Beth Scholer
Chef Beth Scholer teaches an in-person class on nutrition for caregivers.
Culinary training for caregivers goes beyond meal prep
by Kristin Easterling

Chef Beth Scholer is a classically trained chef. She studied in Paris and learned the culinary techniques that go along with five-star cuisine. But as she cooked, she realized her true passion was educating people young and old about healthy meals. With a background in food safety and nutrition, she became a certified dietary manager, which eventually led to the creation of Caregivers Kitchen, an online and in-person culinary training program for in-home caregivers.

Caregivers Kitchen was born when a homecare agency in Scholer’s hometown of Ft. Wayne, Indiana, approached her to create a training program after hearing complaints from clients that caregivers couldn’t make coffee or cook eggs. When that agency started marketing its specialized staff training, the idea mushroomed.

“Mealtime is very important for elderly clients and their families,” Scholer said. “They want to be assured that caregivers can accommodate their loved one’s food preferences or special dietary needs. And for elders experiencing a decline in physical or mental health, having choice in their meals gives a sense of personal control and offers comfort.”

As basic as the need may be, it’s something homecare agencies struggle to provide, she said. She cited a survey her group conducted in which 90% of homecare owners or administrators revealed that they had received cooking-related complaints from clients.

Scholer said that if a homecare company is promoting cooking services, it’s important to know that clients have expectations about mealtime—and that nutrition matters, too.

“Clients want to enjoy their meals and nutrition is so important when it comes managing chronic disease and avoiding hospitalization. Well-nourished elders will have more energy for daily activities, less depression, respond better to medical treatments and enjoy improved overall health,” she said.

But making healthy, condition-appropriate meals isn’t always elemental. In that same survey, she said, 88% of caregivers revealed they needed more training making meals for seniors with chronic diseases and in other areas such as food safety, nutrition and cooking skills.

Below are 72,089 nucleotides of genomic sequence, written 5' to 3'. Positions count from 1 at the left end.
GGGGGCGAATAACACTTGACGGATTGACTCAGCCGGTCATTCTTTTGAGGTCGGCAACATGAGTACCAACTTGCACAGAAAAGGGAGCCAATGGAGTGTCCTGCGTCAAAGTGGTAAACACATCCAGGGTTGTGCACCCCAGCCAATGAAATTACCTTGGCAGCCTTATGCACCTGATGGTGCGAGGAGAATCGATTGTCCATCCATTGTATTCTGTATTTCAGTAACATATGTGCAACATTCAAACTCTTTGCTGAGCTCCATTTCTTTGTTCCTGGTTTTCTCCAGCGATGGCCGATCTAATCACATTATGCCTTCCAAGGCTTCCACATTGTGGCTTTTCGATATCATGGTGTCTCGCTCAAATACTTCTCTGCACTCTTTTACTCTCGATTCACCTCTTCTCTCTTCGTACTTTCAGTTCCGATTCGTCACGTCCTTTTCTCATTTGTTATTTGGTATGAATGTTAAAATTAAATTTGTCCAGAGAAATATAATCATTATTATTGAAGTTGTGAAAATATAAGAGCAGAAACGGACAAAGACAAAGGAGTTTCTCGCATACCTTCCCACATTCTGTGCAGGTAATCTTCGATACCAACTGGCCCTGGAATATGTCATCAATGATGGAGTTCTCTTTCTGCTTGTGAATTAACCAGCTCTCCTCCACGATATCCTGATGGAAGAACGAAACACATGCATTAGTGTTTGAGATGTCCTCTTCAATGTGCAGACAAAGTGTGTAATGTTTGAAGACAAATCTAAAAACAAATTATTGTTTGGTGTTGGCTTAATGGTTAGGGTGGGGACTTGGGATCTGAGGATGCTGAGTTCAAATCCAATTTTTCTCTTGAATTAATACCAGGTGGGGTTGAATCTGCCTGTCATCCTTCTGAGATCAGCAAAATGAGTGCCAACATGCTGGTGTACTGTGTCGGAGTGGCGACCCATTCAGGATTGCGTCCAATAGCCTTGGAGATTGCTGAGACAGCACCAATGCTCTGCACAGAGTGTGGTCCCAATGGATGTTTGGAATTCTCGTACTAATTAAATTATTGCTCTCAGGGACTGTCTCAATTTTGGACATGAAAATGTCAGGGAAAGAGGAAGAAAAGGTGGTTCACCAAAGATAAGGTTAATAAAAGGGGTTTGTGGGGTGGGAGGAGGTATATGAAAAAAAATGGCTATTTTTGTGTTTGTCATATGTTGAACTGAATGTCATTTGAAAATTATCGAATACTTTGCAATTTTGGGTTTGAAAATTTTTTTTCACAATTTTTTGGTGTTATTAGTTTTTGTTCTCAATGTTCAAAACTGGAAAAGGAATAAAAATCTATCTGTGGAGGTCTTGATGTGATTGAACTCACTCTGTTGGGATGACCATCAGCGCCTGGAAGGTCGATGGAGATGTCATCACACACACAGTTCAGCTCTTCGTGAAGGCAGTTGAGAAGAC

With Caregivers Kitchen, there’s a professional development component as well. Caregivers who learn specific kitchen skills and mealtime management are recognized as Culinary Specialists.

“Companies who acknowledge their staff’s achievement will enjoy greater loyalty,” Scholer said. And because everyone eats every day, caregivers can use their new cooking skills and recipes at home for themselves or their own families.

The classes are offered online, ranging from basic skills to more specialized courses addressing cooking for chronic conditions such as diabetes, heart disease, food allergies, celiac disease and more. Caregivers can also learn about improving mealtime for seniors with Alzheimer’s and dementia.

A hybrid version of the program offers online courses blended with in-person cooking classes, either in partnership with training organizations, or through a train-the-trainer program at the Caregivers Kitchen office. Caregivers Kitchen recently launched an exclusive partnership with In the Know Caregiver Training to give more caregivers access to the online program.

In Basic Cooking, there are lessons on safely cooking, storing and serving meals, from grocery shopping to setting the table.

“Older adults are more susceptible to foodborne illness, so it is vital that caregivers know and practice safe food preparation in the elder’s home but also take steps to make meals a meaningful time,” she said.

Kristin Easterling is Managing Editor of HomeCare magazine.